Chemical peeling in ethnic/dark skin.
Dermatol Ther. 2004;17(2):196-205.
Loma Linda University Medical School, 39700 Bob Hope Drive, Hope Square, Suite 115, Rancho Mirage, CA 92270, USA. firstname.lastname@example.org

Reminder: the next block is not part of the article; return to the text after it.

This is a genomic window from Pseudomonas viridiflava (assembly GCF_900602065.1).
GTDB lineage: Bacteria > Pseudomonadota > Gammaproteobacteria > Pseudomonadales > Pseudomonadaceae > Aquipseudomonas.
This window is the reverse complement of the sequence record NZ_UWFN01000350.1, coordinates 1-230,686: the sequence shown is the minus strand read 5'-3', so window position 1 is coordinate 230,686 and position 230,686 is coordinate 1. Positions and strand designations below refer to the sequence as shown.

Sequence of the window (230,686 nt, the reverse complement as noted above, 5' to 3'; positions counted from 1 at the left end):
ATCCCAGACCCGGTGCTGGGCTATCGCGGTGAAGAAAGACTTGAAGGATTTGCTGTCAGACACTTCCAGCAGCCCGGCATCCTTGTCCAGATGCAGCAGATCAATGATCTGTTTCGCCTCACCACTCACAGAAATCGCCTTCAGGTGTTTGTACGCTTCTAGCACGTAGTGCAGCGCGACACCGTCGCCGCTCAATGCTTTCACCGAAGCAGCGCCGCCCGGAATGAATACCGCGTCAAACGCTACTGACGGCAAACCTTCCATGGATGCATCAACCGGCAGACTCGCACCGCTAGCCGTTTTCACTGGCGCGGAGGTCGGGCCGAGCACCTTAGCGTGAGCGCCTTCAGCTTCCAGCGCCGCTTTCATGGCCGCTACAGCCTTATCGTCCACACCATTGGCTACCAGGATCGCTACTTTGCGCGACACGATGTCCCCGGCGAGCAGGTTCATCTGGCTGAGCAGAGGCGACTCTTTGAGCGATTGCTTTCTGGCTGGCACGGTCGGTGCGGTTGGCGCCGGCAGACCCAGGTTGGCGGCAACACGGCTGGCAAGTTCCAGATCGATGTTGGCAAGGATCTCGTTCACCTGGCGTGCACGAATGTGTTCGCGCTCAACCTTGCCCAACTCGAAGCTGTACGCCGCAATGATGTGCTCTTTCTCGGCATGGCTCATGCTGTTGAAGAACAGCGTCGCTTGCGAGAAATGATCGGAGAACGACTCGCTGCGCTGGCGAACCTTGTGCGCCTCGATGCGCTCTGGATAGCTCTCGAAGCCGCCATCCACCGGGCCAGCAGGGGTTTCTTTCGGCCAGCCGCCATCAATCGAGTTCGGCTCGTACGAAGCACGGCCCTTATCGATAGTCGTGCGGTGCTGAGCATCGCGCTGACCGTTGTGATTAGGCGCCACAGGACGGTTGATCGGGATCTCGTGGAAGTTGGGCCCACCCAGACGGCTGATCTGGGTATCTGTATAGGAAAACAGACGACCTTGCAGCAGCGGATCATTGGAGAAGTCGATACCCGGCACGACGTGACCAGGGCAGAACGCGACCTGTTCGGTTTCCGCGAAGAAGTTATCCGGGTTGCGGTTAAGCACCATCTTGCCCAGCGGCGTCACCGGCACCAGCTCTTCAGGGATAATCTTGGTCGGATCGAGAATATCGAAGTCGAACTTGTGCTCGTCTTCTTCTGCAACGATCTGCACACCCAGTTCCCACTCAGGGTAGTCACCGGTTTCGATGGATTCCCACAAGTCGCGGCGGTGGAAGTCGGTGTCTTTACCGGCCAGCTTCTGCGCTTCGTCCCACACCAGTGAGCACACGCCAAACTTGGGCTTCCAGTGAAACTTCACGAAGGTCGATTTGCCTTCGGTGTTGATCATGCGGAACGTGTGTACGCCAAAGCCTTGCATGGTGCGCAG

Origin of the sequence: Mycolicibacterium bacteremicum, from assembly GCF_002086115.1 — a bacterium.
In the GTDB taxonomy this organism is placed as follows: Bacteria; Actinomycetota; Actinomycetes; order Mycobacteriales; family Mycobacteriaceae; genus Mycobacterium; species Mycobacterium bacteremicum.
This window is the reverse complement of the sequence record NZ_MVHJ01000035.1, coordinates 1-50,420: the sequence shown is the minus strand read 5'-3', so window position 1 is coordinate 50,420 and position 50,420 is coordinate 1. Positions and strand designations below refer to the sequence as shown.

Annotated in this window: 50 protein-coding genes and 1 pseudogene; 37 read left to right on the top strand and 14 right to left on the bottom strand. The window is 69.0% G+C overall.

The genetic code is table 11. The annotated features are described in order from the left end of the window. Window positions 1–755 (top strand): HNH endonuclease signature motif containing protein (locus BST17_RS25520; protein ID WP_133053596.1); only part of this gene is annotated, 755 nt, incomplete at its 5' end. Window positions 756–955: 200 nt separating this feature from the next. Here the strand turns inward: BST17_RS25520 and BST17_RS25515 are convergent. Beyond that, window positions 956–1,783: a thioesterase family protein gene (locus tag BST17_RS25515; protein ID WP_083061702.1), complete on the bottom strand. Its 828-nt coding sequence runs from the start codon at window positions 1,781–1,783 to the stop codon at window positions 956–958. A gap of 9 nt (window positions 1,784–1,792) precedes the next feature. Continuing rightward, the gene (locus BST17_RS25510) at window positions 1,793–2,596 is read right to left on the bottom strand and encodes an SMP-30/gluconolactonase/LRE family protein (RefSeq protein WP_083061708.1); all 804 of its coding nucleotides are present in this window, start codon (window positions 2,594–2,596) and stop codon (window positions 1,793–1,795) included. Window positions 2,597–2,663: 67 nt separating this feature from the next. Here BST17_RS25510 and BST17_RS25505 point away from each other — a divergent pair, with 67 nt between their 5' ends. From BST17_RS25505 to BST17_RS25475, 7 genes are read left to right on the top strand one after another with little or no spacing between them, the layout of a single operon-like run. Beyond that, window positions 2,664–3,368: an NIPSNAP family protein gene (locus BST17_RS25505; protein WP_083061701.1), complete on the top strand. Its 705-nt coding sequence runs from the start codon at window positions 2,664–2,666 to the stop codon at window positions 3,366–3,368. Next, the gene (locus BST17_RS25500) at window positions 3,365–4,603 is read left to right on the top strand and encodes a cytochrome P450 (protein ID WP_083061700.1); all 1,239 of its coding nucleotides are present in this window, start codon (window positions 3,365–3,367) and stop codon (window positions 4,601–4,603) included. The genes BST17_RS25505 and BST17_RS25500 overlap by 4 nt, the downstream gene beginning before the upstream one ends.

Chemical peeling for skin of color arose in ancient Egypt, Mesopotamia, and other ancient cultures in and around Africa. Our current fund of medical knowledge regarding chemical peeling is a result of centuries of experience and research. The list of agents for chemical peeling is extensive. In ethnic skin, our efforts are focused on superficial and medium-depth peeling agents and techniques. Indications for chemical peeling in darker skin include acne vulgaris, postinflammatory hyperpigmentation, melasma, scarring, photodamage, and pseudofolliculitis barbae. Careful selection of patients for chemical peeling should involve not only identification of Fitzpatrick skin type, but also determining ethnicity. Different ethnicities may respond unpredictably to chemical peeling regardless of skin phenotype. Familiarity with the properties each peeling agent used is critical. New techniques discussed for chemical peeling include spot peeling for postinflammatory hyperpigmentation and combination peels for acne and photodamage. Single- or combination-agent chemical peels are shown to be efficacious and safe. In conclusion, chemical peeling is a treatment of choice for numerous pigmentary and scarring disorders arising in dark skin tones. Familiarity with new peeling agents and techniques will lead to successful outcomes.